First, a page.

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Developing the right features: the role and impact of customer and product data in software product development
Malmö högskola, Faculty of Technology and Society (TS).ORCID iD: 0000-0003-4908-2708
2016 (English)Licentiate thesis, comprehensive summary (Other academic)
Abstract [en]

Software product development companies are increasingly striving to become data-driven. The access to customer feedback and product data has been, with products increasingly becoming connected to the Internet, demonetized. Systematically collecting the feedback and efficiently using it in product development, however, are challenges that large-scale software development companies face today when being faced by large amounts of available data. In this thesis, we explore the collection, use and impact of customer feedback on software product development. We base our work on a 2-year longitudinal multiple-case study research with case companies in the software-intensive domain, and complement it with a systematic review of the literature. In our work, we identify and confirm that large-software companies today collect vast amounts of feedback data, however, struggle to effectively use it. And due to this situation, there is a risk of prioritizing the development of features that may not deliver value to customers. Our contribution to this problem is threefold. First, we present a comprehensive and systematic review of activities and techniques used to collect customer feedback and product data in software product development. Next, we show that the impact of customer feedback evolves over time, but due to the lack of sharing of the collected data, companies do not fully benefit from this feedback. Finally, we provide an improvement framework for practitioners and researchers to use the collected feedback data in order to differentiate between different feature types and to model feature value during the lifecycle. With our contributions, we aim to bring software companies one step closer to data-driven decision making in software product development.

Place, publisher, year, edition, pages
Malmö university, Faculty of Technology and Society , 2016. , p. 243
Series
Studies in Computer Science ; 3
Keywords [en]
customer feedback, data-driven development, feature value, feature differentiation
National Category
Engineering and Technology
Identifiers
URN: urn:nbn:se:mau:diva-7794Local ID: 21268ISBN: 978-91-7104-736-6 (print)ISBN: 978-91-7104-737-3 (print)OAI: oai:DiVA.org:mau-7794DiVA, id: diva2:1404735
Presentation
2016-11-11, Niagara, NI:B0E07, Malmö, 13:15 (English)
Opponent
Available from: 2020-02-28 Created: 2020-02-28 Last updated: 2024-04-04Bibliographically approved
List of papers
1. Early Value Argumentation and Prediction: An Iterative Approach to Quantifying Feature Value
Open this publication in new window or tab >>Early Value Argumentation and Prediction: An Iterative Approach to Quantifying Feature Value
2015 (English)In: Product-Focused Software Process Improvement, Springer, 2015, p. 16-23Conference paper, Published paper (Refereed)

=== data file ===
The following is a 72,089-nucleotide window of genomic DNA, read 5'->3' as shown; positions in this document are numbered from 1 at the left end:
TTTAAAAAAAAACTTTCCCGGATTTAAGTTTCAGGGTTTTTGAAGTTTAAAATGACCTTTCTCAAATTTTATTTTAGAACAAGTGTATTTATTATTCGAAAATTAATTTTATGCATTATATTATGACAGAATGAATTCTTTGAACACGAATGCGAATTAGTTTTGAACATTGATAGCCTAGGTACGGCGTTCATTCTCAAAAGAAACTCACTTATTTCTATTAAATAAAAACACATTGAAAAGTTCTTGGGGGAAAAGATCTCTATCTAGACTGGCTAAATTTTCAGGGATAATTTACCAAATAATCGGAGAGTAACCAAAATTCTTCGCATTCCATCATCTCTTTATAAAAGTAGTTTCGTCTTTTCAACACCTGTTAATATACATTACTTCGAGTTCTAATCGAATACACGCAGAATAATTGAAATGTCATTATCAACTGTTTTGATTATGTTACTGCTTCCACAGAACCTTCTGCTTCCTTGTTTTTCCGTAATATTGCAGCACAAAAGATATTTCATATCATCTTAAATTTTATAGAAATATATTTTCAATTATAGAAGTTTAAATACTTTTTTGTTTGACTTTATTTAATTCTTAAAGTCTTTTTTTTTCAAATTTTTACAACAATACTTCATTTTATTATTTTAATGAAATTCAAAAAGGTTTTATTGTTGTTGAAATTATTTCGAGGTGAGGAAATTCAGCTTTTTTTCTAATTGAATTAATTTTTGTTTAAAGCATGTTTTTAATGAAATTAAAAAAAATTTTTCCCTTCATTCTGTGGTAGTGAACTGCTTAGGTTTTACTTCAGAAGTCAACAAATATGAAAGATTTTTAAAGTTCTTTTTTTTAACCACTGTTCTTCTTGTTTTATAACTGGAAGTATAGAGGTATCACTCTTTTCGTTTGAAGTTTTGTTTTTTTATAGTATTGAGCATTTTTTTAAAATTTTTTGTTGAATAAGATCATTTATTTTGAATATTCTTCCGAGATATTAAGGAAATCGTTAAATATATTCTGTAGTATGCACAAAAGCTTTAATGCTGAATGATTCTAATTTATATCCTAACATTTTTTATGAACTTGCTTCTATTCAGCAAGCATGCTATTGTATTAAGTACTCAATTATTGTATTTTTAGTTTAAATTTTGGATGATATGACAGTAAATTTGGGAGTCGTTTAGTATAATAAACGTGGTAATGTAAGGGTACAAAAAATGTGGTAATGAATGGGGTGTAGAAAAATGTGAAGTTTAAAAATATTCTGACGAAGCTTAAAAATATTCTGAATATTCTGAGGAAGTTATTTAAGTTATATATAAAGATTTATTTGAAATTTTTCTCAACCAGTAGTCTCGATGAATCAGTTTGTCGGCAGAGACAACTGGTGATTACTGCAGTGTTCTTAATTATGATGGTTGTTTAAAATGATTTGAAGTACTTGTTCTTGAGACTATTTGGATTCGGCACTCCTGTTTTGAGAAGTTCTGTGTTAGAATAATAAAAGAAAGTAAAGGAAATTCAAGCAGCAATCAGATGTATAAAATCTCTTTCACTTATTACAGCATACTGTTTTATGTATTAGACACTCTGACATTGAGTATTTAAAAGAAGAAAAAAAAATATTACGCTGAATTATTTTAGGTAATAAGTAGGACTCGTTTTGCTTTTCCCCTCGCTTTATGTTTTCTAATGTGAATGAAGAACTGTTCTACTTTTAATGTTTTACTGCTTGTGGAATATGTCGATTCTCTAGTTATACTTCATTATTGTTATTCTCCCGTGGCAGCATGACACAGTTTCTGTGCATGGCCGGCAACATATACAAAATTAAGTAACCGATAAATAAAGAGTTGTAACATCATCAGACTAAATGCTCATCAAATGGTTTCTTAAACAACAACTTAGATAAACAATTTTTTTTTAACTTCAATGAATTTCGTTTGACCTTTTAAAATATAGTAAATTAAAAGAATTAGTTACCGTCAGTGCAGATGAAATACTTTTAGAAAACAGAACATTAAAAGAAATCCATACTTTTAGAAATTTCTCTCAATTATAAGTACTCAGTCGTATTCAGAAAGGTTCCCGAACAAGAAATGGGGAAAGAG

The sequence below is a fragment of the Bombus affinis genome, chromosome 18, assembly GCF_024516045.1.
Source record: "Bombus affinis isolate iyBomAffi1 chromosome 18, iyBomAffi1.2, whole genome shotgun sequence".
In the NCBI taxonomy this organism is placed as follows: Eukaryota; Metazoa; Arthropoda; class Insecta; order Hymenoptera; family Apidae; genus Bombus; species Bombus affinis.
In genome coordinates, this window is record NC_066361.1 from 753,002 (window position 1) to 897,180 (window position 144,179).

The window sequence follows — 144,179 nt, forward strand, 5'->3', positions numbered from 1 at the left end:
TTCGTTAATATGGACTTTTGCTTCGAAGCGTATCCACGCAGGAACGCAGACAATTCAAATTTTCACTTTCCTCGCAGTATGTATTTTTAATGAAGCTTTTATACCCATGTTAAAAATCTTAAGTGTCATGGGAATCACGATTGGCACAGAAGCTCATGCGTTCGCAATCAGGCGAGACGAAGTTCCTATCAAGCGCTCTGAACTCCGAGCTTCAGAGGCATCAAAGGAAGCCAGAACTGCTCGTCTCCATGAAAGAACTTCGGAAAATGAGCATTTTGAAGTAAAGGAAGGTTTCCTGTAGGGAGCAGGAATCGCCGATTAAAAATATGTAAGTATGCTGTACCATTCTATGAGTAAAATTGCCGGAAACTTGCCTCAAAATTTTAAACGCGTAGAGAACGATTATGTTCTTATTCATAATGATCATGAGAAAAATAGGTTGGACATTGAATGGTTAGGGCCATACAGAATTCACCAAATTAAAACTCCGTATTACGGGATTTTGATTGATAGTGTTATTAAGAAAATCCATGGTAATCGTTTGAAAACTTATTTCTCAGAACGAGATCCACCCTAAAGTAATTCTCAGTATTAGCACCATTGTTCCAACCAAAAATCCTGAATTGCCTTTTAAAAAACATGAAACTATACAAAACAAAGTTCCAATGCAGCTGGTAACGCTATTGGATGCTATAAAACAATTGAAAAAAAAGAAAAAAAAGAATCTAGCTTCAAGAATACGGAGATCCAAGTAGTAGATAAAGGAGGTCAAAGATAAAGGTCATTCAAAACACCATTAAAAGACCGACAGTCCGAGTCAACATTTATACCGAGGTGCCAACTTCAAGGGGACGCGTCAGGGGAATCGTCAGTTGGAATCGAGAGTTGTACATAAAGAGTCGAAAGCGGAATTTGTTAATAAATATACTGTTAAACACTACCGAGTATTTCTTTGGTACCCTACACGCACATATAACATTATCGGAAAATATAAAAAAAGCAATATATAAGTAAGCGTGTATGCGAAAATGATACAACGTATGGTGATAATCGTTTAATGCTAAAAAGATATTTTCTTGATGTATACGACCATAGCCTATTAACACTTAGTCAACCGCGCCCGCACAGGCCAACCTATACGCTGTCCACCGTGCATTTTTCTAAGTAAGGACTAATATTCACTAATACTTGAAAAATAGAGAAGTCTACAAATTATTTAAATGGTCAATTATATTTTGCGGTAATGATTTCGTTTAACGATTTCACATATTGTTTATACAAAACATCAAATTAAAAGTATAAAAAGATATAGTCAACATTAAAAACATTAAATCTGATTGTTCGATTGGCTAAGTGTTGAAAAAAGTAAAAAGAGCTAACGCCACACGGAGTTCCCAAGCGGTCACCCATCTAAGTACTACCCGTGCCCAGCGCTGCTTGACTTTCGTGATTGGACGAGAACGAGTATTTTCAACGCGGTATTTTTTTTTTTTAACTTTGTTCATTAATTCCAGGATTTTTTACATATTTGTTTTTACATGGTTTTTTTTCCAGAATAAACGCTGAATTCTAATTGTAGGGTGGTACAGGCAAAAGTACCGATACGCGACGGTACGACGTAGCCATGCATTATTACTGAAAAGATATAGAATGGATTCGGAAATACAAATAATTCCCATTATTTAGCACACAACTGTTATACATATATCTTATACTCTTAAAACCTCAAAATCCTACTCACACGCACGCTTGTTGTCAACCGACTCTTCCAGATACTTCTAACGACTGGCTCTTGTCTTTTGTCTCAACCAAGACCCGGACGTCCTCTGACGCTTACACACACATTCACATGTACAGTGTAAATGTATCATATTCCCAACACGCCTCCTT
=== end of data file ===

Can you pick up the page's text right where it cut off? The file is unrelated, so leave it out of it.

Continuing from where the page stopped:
Abstract [en]

Companies are continuously improving their practices and ways of working in order to fulfill always-changing market requirements. As an example of building a better understanding of their customers, organizations are collecting user feedback and trying to direct their R&D efforts by e.g. continuing to develop features that deliver value to the customer. We (1) develop an actionable technique that practitioners in organizations can use to validate feature value early in the development cycle, (2) validate if and when the expected value reflects on the customers, (3) know when to stop developing it, and (4) identity unexpected business value early during development and redirect R&D effort to capture this value. The technique has been validated in three experiments in two cases companies. Our findings show that predicting value for features under development helps product management in large organizations to correctly re-prioritize R&D investments.

Place, publisher, year, edition, pages
Springer, 2015
Series
Lecture Notes in Computer Science, ISSN 0302-9743 ; 9459
Keywords
Continuous experimentation, EVAP, QCD, Data-driven development, Customer-driven development
National Category
Engineering and Technology
Identifiers
urn:nbn:se:mau:diva-12633 (URN)10.1007/978-3-319-26844-6_2 (DOI)000367570400005 ()2-s2.0-84952326992 (Scopus ID)19790 (Local ID)19790 (Archive number)19790 (OAI)
Conference
16th International Conference, PROFES, Bolzano, Italy (2015)
Available from: 2020-02-29 Created: 2020-02-29 Last updated: 2024-04-04Bibliographically approved
2. The Lack of Sharing of Customer Data in Large Software Organizations: Challenges and Implications
Open this publication in new window or tab >>The Lack of Sharing of Customer Data in Large Software Organizations: Challenges and Implications
2016 (English)In: Agile Processes, in Software Engineering, and Extreme Programming, Springer, 2016, p. 39-52Conference paper, Published paper (Refereed)
Abstract [en]

With agile teams becoming increasingly multi-disciplinary and including all functions, the role of customer feedback is gaining momentum. Today, companies collect feedback directly from customers, as well as indirectly from their products. As a result, companies face a situation in which the amount of data from which they can learn about their customers is larger than ever before. In previous studies, the collection of data is often identified as challenging. However, and as illustrated in our research, the challenge is not the collection of data but rather how to share this data among people in order to make effective use of it. In this paper, and based on case study research in three large software-intensive companies, we (1) provide empirical evidence that ‘lack of sharing’ is the primary reason for insufficient use of customer and product data, and (2) develop a model in which we identify what data is collected, by whom data is collected and in what development phases it is used. In particular, the model depicts critical hand-overs where certain types of data get lost, as well as the implications associated with this. We conclude that companies benefit from a very limited part of the data they collect, and that lack of sharing of data drives inaccurate assumptions of what constitutes customer value.

Place, publisher, year, edition, pages
Springer, 2016
Series
Lecture Notes in Business Information Processing, ISSN 1865-1348 ; 251
Keywords
Customer feedback, product data, qualitative and quantitative data, data sharing practices, data-driven development